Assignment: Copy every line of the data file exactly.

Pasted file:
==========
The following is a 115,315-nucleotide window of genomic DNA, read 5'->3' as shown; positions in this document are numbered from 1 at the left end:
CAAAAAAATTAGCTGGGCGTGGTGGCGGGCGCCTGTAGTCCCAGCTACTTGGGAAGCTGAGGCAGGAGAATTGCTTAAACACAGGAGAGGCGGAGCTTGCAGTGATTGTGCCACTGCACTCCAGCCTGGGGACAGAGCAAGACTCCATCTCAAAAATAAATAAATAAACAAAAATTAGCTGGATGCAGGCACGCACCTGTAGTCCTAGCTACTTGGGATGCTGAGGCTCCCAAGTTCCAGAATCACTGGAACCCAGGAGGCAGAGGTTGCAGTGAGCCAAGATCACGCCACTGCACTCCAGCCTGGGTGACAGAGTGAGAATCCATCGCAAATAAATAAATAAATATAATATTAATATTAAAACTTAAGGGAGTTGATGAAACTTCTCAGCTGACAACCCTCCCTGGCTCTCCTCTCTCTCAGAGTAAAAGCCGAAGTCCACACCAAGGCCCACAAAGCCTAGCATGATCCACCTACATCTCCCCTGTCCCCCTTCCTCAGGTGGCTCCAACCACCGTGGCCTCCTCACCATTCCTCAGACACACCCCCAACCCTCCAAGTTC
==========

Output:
The following is a 115,315-nucleotide window of genomic DNA, read 5'->3' as shown; positions in this document are numbered from 1 at the left end:
CAAAAAAATTAGCTGGGCGTGGTGGCGGGCGCCTGTAGTCCCAGCTACTTGGGAAGCTGAGGCAGGAGAATTGCTTAAACACAGGAGAGGCGGAGCTTGCAGTGATTGTGCCACTGCACTCCAGCCTGGGGACAGAGCAAGACTCCATCTCAAAAATAAATAAATAAACAAAAATTAGCTGGATGCAGGCACGCACCTGTAGTCCTAGCTACTTGGGATGCTGAGGCTCCCAAGTTCCAGAATCACTGGAACCCAGGAGGCAGAGGTTGCAGTGAGCCAAGATCACGCCACTGCACTCCAGCCTGGGTGACAGAGTGAGAATCCATCGCAAATAAATAAATAAATATAATATTAATATTAAAACTTAAGGGAGTTGATGAAACTTCTCAGCTGACAACCCTCCCTGGCTCTCCTCTCTCTCAGAGTAAAAGCCGAAGTCCACACCAAGGCCCACAAAGCCTAGCATGATCCACCTACATCTCCCCTGTCCCCCTTCCTCAGGTGGCTCCAACCACCGTGGCCTCCTCACCATTCCTCAGACACACCCCCAACCCTCCAAGTTC